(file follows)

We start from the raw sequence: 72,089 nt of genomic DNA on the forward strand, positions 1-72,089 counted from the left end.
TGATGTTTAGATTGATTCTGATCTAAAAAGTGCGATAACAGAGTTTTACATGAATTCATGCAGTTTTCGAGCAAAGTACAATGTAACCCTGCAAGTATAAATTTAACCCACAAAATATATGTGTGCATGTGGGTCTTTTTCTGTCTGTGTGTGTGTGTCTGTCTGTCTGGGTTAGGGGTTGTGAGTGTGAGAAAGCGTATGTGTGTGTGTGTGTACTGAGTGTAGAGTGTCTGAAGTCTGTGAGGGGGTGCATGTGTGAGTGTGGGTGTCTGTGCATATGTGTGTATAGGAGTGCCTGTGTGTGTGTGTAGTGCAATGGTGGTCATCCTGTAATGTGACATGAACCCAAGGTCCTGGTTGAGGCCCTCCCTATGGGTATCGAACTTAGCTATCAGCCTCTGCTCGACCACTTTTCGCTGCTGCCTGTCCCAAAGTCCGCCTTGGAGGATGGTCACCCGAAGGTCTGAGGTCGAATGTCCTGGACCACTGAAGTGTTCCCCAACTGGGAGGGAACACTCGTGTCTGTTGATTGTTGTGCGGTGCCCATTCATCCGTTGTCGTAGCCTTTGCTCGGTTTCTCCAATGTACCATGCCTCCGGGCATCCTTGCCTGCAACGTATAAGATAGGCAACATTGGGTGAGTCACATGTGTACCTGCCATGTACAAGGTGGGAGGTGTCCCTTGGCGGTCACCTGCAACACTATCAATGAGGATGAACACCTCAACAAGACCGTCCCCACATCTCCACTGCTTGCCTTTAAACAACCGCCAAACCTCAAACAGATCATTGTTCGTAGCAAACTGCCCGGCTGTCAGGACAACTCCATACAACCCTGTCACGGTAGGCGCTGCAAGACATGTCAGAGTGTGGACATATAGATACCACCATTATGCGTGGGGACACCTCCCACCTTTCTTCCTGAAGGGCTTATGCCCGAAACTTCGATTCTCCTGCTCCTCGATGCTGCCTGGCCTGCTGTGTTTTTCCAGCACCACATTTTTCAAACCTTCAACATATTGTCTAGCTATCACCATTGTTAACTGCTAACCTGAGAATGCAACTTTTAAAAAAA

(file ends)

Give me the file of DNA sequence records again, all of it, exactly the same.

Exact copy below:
We start from the raw sequence: 72,089 nt of genomic DNA on the forward strand, positions 1-72,089 counted from the left end.
TGATGTTTAGATTGATTCTGATCTAAAAAGTGCGATAACAGAGTTTTACATGAATTCATGCAGTTTTCGAGCAAAGTACAATGTAACCCTGCAAGTATAAATTTAACCCACAAAATATATGTGTGCATGTGGGTCTTTTTCTGTCTGTGTGTGTGTGTCTGTCTGTCTGGGTTAGGGGTTGTGAGTGTGAGAAAGCGTATGTGTGTGTGTGTGTACTGAGTGTAGAGTGTCTGAAGTCTGTGAGGGGGTGCATGTGTGAGTGTGGGTGTCTGTGCATATGTGTGTATAGGAGTGCCTGTGTGTGTGTGTAGTGCAATGGTGGTCATCCTGTAATGTGACATGAACCCAAGGTCCTGGTTGAGGCCCTCCCTATGGGTATCGAACTTAGCTATCAGCCTCTGCTCGACCACTTTTCGCTGCTGCCTGTCCCAAAGTCCGCCTTGGAGGATGGTCACCCGAAGGTCTGAGGTCGAATGTCCTGGACCACTGAAGTGTTCCCCAACTGGGAGGGAACACTCGTGTCTGTTGATTGTTGTGCGGTGCCCATTCATCCGTTGTCGTAGCCTTTGCTCGGTTTCTCCAATGTACCATGCCTCCGGGCATCCTTGCCTGCAACGTATAAGATAGGCAACATTGGGTGAGTCACATGTGTACCTGCCATGTACAAGGTGGGAGGTGTCCCTTGGCGGTCACCTGCAACACTATCAATGAGGATGAACACCTCAACAAGACCGTCCCCACATCTCCACTGCTTGCCTTTAAACAACCGCCAAACCTCAAACAGATCATTGTTCGTAGCAAACTGCCCGGCTGTCAGGACAACTCCATACAACCCTGTCACGGTAGGCGCTGCAAGACATGTCAGAGTGTGGACATATAGATACCACCATTATGCGTGGGGACACCTCCCACCTTTCTTCCTGAAGGGCTTATGCCCGAAACTTCGATTCTCCTGCTCCTCGATGCTGCCTGGCCTGCTGTGTTTTTCCAGCACCACATTTTTCAAACCTTCAACATATTGTCTAGCTATCACCATTGTTAACTGCTAACCTGAGAATGCAACTTTTAAAAAAA